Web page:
It is always a pleasure to be with you.
      Why don’t you send us some anecdotes and pictures of your days in Sikkim?

  28. Col VRK Prasad says:

    Dear General
    It’s a nice piece and even my memories got refreshed from Gangtok days.
    Still nicer is the fact that Brig Hari is still a pretty close friend to me here in Hyd and he
    was even kind enough to attend my son’s wedding reception function on 17/8 held in Sec’bad
    warm regards
    col vrk prasad

  29. Gulu Hora says:

    Thanks sir after my daily 70 min.walk and 30 min,of a few light exercises I get down to my 3 newspapers.However as a matter of routine I open my email account just to glance if there is anything of interest before reverting back to the papers. The sad part is that after reading your forwards the newspapers appear insipid.

    Cheers to that Imphal company mate!!

  30. Yogish Chander Mehra says:

    Jugads r common in any EME unit as we encourage to solve problems on ground. These used to be covered in EME journal & the latest vol too has many such stories incl guns at high alt being spruced up as most parts are rusted. Army shall never get the new Guns & existing ones are outlived. Cannibalization & Jugad sustains them for some back up. During Deg Engg we r allotted projects which hone us towards such thinking to find solutions thro’ what we hv. Imagine L-70 for static role used in Mob opn with 16 deployments before war & more during opn itself & guns & radars to be operational before first Lt despite movement at nt. How hunting taken care of was a herculean task but jugad made it easy to sustain operations. Exploiting eqpt beyond designed capacity is possible only when u hv dedicated users backed up with equally supportive force.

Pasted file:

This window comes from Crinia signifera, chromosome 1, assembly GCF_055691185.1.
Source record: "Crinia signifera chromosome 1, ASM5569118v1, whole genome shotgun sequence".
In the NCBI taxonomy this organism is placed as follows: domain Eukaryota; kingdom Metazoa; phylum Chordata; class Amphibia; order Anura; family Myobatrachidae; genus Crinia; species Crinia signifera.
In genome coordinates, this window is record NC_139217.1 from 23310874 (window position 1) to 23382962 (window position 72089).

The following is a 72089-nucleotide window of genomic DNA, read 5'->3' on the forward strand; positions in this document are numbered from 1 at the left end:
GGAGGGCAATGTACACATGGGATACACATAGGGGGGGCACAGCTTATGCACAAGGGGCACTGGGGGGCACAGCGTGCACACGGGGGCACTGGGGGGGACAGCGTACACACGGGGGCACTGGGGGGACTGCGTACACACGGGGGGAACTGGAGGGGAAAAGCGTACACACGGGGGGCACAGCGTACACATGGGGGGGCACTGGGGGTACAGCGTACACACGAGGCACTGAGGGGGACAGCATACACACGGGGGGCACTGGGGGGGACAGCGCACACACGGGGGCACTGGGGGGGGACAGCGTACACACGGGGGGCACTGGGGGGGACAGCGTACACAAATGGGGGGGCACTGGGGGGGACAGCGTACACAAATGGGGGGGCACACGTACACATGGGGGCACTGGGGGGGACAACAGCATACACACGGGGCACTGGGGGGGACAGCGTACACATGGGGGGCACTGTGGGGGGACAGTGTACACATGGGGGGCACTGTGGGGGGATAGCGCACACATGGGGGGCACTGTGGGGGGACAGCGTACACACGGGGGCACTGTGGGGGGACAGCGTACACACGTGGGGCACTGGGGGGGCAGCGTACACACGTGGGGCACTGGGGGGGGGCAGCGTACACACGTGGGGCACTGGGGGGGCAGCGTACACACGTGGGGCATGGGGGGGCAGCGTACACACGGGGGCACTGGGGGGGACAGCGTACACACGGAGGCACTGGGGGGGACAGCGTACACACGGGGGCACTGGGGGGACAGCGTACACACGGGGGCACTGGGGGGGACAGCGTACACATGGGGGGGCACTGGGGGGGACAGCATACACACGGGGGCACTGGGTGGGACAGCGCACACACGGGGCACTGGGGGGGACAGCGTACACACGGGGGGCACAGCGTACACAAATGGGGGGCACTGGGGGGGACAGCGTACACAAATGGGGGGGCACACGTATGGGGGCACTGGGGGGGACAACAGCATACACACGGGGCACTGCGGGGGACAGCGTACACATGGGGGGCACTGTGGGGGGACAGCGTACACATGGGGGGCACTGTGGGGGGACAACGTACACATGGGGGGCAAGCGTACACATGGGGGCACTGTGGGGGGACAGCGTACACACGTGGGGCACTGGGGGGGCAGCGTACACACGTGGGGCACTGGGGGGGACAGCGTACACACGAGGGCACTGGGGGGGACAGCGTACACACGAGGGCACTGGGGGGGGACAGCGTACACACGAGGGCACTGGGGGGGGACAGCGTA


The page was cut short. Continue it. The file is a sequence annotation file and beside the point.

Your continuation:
Fwd this article is to spread positivity in thinking though criticizing is an art , & we all possess it but this art when turned around to find solutions, makes the difference.

    Everyone can be wrong but everyone can also be right…choose the preferred ones.

  31. SK MEDIRATTA says:

    Great reading!

  32. Col NK Balan says:

    As a Infantarian, I always used to appreciate the help and guidance we got from our EME colleagues in the upkeep of our vehs, wpns and eqpt – and that in spite of the irritants created by the tribe of AIAs. Those were healthy days and I HOPE THE SPIRIT IS SUSTAINED EVEN NOW.
    By coincidence, before reading this piece by Gen Surjit , I happened to spk to my friend , Hari Kunar – a leading light in this article. I spk to him only because Hyderabad – the city where he has settled down with his family – is now under water. So , my call was only to check on his state of happiness under flood waters. Found him and Malati, his wife , as chirpy and happy as ever. It was only a couple of hrs after our talk , that I came across this article. A case of Coincidence ? . Because, it surely can’t be clairvoyance !.


    • Surjit Singh says:

      Dear Col,
      Hari was a great blessing for all of us. If the unit was able to achieve all this, it is largely due to his silent administrative acumen.

  33. Col RP Chaturvedi says:

    Thanks very much Sir for sharing the nostalgic write up on the Rope Trick. The Fauj achieves the improbable when all around them fail, due to the singular spirit of innovation- the Jugaad, if one may, that is not only encouraged but admiringly acknowledged. Jungle mein Mangal.

    Thanks again Sir, for bringing back memories of the times in uniform. We all can recall some rope tricks or the other, sometime or other.

    With Warm Regards,

    Col RP Chaturvedi,

    Mobile: +919891279035

  34. Paramjit Singh says:

    Dear Sir,

    Excellent article.

    Innovations are indeed exceptional.



  35. Maj Gen Gurdayal Singh says: